Mar 14, 2014

Former Somali refugees raise funds in Canada to build pre-school in Dadaab

Source: UNHCR - Thu, 13 Mar 2014 01:05 AM
Author: UNHCR
Any views expressed in this article are those of the author and not of Kosprins Lyrical Wax
DADAAB, Kenya, March 13 (UNHCR) - Six years ago, Muuxi Adam met two friends in a coffee shop in the Canadian city of Winnipeg to talk about ways they could help other Somalis stuck in refugee camps in Africa.

The three, all Somali but from different clans, started by setting up a non-governmental organization, Humankind International, to spread awareness about Somali refugees in neighbouring countries such as Kenya and Ethiopia, and to raise money for education projects for refugees. 
Somali children at the new pre-school in Dagahaley camp funded by Canadian NGO,  Humankind     International.

In February, their initiative took concrete form with the opening of a pre-school in the Dagahaley camp, part of the world's largest refugee camp complex at Dadaab in north-east Kenya. "More than 400 children lined up to enrol in the school, but we could only take 140 for now," Muuxi told UNHCR at the recent opening ceremony. He added that half were from the camp and half from the host community.

The school has three teachers, two from the refugee community and one local Kenyan. CARE International, UNHCR's partner for primary education in Dagahaley, has connected the school to a regular water supply.

"This is one of my greatest moments in life," said Muuxi, who grew up and suffered in war-torn Somalia before becoming separated from his family and making his way in 2004 to Toronto in Canada, where he is now a citizen.

He first gained inspiration for an education project after tracking down and visiting his mother in a refugee camp in Ethiopia. While there, he met an eight-year-old refugee and asked him about school. He was shocked when the boy told him he could not go to school. That was the seed which was watered in the Winnipeg café with his fellow Somalis, who had both lived in Dadaab.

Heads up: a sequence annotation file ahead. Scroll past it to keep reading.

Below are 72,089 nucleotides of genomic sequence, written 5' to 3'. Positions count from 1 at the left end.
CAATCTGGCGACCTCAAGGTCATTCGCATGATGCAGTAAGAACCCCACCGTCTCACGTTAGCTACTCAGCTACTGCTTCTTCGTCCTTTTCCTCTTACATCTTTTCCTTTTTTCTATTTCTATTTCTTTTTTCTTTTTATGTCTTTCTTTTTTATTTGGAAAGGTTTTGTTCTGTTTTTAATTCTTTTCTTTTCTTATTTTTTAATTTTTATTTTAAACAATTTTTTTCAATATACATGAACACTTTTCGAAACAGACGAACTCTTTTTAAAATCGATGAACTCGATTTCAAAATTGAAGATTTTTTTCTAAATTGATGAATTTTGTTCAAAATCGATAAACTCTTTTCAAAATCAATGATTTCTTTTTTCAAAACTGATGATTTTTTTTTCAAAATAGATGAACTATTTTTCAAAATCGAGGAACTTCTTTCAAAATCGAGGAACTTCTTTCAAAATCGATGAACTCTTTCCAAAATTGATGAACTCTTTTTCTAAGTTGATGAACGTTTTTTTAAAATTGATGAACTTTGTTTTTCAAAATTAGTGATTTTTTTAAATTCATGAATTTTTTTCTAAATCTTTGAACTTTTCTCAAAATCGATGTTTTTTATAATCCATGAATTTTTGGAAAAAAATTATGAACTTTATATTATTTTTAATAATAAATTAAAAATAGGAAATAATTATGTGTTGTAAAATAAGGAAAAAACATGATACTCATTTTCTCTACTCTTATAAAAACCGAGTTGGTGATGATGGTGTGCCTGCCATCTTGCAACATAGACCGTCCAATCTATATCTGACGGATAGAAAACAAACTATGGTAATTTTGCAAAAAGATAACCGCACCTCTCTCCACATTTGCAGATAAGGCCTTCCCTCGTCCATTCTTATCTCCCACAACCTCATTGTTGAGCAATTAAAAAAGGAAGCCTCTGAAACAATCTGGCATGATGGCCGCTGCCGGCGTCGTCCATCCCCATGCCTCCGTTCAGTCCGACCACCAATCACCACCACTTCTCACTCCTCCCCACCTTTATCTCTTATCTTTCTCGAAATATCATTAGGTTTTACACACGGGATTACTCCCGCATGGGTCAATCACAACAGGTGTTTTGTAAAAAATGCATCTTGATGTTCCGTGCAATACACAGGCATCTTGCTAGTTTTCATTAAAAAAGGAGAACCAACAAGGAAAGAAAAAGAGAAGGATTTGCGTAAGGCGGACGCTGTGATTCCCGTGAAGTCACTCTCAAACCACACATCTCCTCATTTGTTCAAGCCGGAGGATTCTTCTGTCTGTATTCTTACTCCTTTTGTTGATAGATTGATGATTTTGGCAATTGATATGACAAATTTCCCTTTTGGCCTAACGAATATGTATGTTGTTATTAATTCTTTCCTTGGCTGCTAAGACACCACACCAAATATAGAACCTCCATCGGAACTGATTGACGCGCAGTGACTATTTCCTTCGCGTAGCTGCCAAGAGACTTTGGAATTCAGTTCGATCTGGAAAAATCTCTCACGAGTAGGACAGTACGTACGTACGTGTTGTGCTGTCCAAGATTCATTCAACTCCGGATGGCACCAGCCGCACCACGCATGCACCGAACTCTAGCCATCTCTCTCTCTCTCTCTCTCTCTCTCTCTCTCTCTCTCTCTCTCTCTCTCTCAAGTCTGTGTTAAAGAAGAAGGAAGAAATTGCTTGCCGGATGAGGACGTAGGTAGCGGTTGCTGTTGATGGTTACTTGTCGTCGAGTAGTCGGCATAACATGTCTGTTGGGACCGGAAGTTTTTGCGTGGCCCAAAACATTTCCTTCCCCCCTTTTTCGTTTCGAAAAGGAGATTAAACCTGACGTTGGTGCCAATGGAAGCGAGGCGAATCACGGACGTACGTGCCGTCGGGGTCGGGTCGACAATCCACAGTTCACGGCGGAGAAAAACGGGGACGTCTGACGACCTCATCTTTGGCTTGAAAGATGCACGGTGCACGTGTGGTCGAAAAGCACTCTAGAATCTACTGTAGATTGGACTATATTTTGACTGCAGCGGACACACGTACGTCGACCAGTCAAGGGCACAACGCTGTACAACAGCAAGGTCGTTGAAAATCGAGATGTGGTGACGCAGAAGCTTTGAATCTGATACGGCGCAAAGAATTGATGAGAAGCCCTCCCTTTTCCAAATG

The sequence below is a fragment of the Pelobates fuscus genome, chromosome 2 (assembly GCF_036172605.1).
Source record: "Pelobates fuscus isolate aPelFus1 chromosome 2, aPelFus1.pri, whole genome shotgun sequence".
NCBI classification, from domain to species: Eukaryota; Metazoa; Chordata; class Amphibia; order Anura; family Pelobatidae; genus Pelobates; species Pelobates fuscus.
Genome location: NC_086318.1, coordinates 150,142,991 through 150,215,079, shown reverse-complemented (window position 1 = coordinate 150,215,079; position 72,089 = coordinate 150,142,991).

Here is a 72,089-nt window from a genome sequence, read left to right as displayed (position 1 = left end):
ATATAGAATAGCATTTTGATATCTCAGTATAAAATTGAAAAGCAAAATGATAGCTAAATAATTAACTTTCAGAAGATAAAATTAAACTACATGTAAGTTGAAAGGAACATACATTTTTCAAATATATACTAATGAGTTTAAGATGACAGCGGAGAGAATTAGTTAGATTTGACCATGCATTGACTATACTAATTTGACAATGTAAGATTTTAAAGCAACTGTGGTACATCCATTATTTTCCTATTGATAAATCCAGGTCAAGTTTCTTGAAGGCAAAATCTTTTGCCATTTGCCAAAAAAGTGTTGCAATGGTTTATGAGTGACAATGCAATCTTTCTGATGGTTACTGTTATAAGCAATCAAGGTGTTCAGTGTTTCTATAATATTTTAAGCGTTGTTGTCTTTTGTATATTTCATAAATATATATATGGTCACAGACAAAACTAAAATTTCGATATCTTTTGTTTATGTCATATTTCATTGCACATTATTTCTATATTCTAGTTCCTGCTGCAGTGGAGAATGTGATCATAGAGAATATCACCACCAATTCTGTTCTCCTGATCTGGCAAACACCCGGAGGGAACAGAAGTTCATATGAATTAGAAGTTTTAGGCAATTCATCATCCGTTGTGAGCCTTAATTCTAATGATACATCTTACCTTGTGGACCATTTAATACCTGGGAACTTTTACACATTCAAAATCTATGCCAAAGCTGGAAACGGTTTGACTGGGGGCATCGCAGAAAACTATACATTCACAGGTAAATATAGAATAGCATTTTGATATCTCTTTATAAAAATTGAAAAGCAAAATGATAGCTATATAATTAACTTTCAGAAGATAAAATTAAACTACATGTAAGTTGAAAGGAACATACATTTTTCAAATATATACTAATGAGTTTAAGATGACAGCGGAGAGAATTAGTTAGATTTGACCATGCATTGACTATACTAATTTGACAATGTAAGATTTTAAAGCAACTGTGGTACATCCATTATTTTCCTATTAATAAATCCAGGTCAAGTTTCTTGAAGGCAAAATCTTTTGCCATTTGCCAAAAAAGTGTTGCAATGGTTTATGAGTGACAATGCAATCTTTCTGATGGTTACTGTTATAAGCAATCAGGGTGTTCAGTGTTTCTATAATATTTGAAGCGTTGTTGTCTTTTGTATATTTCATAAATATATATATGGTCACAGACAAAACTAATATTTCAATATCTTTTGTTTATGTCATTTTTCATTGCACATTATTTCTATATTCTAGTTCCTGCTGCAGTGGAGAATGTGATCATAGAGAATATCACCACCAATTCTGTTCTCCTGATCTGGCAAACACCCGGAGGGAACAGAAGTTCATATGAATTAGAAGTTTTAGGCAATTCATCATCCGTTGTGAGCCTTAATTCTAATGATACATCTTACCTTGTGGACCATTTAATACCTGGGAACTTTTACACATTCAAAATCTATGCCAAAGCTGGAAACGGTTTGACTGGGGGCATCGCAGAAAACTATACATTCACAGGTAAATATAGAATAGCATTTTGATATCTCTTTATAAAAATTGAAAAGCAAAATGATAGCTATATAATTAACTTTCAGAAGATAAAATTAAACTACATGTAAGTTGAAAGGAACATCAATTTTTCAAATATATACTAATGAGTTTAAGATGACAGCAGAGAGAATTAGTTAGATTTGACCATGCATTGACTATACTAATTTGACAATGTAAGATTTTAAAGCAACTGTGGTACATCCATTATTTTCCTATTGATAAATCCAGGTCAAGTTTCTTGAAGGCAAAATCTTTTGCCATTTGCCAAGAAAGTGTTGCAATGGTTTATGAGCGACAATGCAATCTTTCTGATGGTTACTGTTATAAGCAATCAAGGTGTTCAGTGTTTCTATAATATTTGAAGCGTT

Muuxi, who is aged in his late 20s, said his NGO had spent US$35,000 on the Dadaab school, but he was confident of raising more funds through Humankind International. "Our target is to sponsor 120 refugees every year," he said, while adding: "What is important is that the school is now open to benefit the community."

Ahmed Warsame, the ethnic Somali head of UNHCR operations at Dadaab, said it was "great to witness the extraordinary efforts made by former refugees to help their communities to alleviate human suffering." Warsame, coincidentally also a Canadian citizen from Winnipeg, pledged UNHCR support for the school through the provision of equipment and learning materials.

The refugee agency supports other primary and secondary initiatives at Dadaab, which is home to some 350,000 registered refugees.

By Duke Mwancha in Dadaab, Kenya

Mar 9, 2014

Service to Refugees in Kenya

This is not one of those notes that are written to update people about one's whereabouts. It is rather my humble recognition that I am really blessed to be doing what I do. In deed, I am truly blessed to be among a few people with opportunities to serve refugees; urban refugees in Nairobi as well as refugees in Kakuma and Dadaab camps in Kenya.

Dadaab where I have been for close to one year now is considered to be the biggest refugee settlement in the world with refugees from Somalia, Ethiopia, Eritrea, Rwanda, Burundi, DRC, Uganda and South Sudan. I must salute my friends and humanitarians who have left their families miles and miles away to come and work in this remote area just to serve refugees. 

Even though the place is sometimes faced with a lot of security challenges, service delivery to refugees never stops. 

Misplaced priorities, deliberate subordination, cancerous selfishness and idiotic discriminative tendencies make service delivery a little harder sometimes. However, these are challenges you would usually find in environments like ours.

All refugees that I meet have faced difficult situations in life but their collective resilience is just amazing. They always inspire me. As a citizen in a peaceful country, I may never have known what it means to be a refugee had I not met them in camps.

Quite honestly at this point, I am hardly finding anything more satisfying in my life than working for refugees. It makes me happy to see them getting exposed to opportunities that are likely to prosper them. 

I usually admire the work of Kenya Red Cross Society (KRCS) in camps. Through its activities and services, KRCS in my opinion sets pace for all of us working here.

I am happy for my friends not just from KRCS but also in all other agencies who either directly or indirectly work to uplift life for refugees. The Swahili song below has some words that they might find inspiring.